Wednesday, May 28, 2014

the psychology of exams

In college I discovered that I loved psychology and added several psychology courses to my math major as an undergrad and in graduate school.  One of those courses, History and Systems of Psychology, was a senior level survey course taught by one of my favorite undergraduate professors, Dr. Howard Thorsheim.  The course was designed to cover 100+ years of psychological study and development in detail.  At the end of the course we were to know the details of the many prominent names in psychology, their lives, their theories, their strengths and weaknesses.

I dove into this course and created pages of detailed notes and hundreds of note cards.  I aced every test along the way and was fully confident that I would rock the final exam.  I was actually excited to take the exam, thrilled that I had mastered the material and had developed the techniques and work-ethic required for excellence in a challenging college level course.

About a week before exams I was sitting in class when Dr. Thorsheim threw a wrench in my works.  He asked the class to vote as to whether the course would actually have an exam.  Not surprisingly, the class voted overwhelmingly to skip the final and with that vote, the course was over. 

At the time I felt really disappointed, as if all that work was for nothing.  It took me many years before I realized the value of the learning I had done.  Certainly this deep and thorough understanding of the development of psychology informed my efforts as a teacher of AP Psychology.  It also guided my interactions with colleagues and students and taught me much about myself.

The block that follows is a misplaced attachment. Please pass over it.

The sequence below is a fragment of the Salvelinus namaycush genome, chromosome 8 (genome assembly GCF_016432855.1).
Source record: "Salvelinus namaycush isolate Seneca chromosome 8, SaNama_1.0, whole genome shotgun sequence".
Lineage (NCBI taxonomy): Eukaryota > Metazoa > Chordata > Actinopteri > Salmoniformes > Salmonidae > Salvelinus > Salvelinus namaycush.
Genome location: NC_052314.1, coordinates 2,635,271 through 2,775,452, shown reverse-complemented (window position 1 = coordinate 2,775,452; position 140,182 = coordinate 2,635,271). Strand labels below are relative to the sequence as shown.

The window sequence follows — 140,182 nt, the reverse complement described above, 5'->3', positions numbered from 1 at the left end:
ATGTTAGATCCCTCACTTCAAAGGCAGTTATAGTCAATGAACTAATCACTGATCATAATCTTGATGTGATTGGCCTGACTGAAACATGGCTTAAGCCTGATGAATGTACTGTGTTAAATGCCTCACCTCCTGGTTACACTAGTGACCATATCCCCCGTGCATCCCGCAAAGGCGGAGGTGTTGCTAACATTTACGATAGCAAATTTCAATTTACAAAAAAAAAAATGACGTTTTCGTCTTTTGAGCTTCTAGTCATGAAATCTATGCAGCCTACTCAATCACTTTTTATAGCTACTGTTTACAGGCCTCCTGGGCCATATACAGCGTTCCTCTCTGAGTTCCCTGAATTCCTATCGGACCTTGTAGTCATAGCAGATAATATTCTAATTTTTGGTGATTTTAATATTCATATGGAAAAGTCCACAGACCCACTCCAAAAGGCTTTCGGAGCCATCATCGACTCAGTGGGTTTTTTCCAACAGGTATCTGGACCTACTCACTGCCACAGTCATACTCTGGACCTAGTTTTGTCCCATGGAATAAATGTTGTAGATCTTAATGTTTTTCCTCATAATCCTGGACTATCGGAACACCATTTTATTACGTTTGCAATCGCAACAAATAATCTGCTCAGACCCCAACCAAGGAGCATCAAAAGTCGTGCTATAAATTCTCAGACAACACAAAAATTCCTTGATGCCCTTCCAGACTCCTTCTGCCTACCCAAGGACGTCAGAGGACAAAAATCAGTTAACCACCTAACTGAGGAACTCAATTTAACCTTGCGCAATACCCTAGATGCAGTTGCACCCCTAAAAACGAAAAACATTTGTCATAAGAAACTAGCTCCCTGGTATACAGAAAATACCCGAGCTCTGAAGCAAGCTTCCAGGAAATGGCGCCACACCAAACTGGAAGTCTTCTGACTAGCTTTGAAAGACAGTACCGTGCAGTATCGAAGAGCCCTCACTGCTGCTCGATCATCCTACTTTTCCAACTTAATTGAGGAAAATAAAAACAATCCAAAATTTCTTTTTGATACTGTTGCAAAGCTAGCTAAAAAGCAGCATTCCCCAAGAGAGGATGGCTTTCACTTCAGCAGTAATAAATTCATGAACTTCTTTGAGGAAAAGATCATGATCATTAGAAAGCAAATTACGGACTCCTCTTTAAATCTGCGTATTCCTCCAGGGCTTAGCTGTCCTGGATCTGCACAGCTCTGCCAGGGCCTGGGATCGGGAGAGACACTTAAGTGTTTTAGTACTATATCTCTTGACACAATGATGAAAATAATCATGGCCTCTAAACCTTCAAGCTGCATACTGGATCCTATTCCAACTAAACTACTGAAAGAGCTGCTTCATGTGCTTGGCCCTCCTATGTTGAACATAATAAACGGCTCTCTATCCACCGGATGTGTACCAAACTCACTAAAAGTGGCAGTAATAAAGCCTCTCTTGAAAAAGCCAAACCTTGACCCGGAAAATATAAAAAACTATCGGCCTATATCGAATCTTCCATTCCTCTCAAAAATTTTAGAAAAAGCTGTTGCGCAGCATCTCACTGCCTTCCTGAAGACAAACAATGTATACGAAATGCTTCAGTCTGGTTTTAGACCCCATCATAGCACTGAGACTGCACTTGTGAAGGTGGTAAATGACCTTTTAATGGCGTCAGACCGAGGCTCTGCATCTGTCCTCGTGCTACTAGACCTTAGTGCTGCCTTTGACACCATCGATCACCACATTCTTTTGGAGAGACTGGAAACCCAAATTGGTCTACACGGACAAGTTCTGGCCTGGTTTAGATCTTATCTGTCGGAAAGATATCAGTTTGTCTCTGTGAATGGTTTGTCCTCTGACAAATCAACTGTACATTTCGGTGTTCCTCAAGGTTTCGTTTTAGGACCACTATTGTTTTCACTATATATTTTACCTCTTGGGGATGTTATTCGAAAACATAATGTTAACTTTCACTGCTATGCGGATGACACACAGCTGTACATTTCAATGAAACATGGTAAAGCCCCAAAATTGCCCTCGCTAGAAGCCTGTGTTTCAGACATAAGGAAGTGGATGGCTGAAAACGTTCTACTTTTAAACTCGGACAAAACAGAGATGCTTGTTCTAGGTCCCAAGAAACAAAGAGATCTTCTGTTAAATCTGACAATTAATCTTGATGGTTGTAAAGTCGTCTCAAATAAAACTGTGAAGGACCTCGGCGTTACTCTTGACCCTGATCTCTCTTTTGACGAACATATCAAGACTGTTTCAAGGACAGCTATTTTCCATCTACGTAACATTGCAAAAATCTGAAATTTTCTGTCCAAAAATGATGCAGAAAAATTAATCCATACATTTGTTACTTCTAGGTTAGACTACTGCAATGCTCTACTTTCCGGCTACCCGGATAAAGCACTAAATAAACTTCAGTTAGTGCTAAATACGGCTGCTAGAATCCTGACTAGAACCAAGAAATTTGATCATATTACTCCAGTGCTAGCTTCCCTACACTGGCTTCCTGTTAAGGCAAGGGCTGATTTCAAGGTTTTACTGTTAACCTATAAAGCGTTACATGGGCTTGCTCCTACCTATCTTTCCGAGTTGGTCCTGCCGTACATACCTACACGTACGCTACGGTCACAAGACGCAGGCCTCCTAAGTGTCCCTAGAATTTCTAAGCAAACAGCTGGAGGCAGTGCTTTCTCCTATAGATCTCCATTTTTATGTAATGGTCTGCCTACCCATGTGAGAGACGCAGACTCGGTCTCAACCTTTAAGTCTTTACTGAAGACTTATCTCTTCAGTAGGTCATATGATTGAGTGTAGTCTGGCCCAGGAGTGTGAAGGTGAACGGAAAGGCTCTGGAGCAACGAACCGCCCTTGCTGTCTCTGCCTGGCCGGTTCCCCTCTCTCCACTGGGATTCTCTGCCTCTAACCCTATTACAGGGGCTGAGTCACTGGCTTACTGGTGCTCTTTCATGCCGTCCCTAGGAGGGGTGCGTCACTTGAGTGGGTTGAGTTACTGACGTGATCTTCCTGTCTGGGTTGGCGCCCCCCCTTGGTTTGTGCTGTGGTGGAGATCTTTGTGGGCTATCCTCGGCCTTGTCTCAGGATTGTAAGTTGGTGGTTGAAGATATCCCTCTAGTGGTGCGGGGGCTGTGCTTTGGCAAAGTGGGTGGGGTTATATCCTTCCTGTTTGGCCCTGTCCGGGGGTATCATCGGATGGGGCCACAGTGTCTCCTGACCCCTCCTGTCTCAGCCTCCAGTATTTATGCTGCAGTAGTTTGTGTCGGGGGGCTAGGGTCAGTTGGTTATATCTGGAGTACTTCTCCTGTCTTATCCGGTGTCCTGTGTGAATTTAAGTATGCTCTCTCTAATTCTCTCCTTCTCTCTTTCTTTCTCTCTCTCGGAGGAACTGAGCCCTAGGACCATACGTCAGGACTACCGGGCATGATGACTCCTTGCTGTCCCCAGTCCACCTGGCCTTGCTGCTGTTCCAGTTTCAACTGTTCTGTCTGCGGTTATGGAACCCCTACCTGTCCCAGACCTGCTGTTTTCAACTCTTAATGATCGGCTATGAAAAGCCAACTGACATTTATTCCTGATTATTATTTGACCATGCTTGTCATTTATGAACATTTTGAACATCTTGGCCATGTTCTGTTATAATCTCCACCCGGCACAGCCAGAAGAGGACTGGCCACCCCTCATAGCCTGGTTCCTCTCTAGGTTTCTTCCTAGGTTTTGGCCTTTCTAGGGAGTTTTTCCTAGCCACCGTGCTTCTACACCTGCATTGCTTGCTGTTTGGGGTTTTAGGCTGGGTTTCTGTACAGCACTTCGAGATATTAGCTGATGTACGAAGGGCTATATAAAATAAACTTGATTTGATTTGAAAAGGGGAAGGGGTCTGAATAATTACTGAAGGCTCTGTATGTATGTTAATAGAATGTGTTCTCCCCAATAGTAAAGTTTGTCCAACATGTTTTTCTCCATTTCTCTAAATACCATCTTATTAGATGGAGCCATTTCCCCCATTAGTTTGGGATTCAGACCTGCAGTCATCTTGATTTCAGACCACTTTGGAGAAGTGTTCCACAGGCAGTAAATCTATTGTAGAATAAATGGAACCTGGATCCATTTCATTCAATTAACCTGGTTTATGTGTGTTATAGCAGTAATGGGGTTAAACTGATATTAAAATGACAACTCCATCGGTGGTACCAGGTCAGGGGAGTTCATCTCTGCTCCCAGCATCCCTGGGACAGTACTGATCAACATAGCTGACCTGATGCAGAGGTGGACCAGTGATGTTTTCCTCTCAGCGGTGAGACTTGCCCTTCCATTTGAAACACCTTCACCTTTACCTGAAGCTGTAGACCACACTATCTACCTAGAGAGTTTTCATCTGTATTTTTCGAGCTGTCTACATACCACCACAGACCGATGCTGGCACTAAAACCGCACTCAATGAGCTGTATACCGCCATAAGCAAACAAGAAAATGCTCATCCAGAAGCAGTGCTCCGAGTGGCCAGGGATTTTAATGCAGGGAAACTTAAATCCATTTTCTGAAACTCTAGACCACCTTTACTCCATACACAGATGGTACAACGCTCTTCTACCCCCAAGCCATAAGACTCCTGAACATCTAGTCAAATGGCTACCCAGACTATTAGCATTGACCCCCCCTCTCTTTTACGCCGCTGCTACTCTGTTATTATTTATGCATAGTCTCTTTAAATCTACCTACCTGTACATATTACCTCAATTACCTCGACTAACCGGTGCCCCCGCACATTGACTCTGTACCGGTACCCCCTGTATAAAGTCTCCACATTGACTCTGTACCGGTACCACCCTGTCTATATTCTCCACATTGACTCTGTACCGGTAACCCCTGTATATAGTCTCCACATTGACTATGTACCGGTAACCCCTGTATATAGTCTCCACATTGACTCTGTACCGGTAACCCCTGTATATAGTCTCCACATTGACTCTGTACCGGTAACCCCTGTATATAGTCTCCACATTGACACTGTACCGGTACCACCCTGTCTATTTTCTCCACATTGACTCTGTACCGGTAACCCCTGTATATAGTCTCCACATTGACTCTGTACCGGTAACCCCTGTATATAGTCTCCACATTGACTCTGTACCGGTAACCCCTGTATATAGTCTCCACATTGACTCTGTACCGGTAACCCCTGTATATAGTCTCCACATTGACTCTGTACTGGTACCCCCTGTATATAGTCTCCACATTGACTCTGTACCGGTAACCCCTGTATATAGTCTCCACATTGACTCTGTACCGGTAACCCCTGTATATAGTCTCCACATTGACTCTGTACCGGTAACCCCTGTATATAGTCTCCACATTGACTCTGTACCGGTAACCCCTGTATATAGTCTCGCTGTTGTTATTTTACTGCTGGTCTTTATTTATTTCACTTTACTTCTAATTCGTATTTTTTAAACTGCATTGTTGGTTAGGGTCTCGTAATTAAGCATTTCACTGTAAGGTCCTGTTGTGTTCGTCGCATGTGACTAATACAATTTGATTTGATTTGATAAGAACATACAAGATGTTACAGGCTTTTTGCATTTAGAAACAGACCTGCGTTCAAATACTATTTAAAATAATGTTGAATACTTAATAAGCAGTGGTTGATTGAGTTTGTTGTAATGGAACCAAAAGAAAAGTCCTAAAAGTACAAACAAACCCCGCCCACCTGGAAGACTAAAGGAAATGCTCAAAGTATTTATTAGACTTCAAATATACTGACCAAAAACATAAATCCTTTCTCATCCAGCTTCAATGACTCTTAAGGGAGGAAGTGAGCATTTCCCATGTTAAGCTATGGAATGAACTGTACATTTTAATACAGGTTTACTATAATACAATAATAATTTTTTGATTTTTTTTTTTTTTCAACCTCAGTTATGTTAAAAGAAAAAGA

Thirty years later I realize the value of learning for its own sake.  I am an avid reader on many topics and have done much research on topics in psychology and mathematics over the years, not because I needed to, but because I wanted to.  I often wonder how my students would react if I told them there was no exam in my class, or if I made the exam exceptionally easy and unworthy of their efforts. 

I imagine some would feel let down, as if their efforts were not rewarded, their knowledge unrevealed.  The pursuit of knowledge for external rewards requires evaluations like exams for closure, assessments to make the efforts worthwhile.

But what if kids learned for the sake of learning, studied math or science or psychology because it was interesting or useful rather that simply for a grade?  We all know there's some great psychology and a real discussion in that.

If you'd like to find out how schools of the future might be redesigned from the ground up, this article from Education Week might give some insights. 

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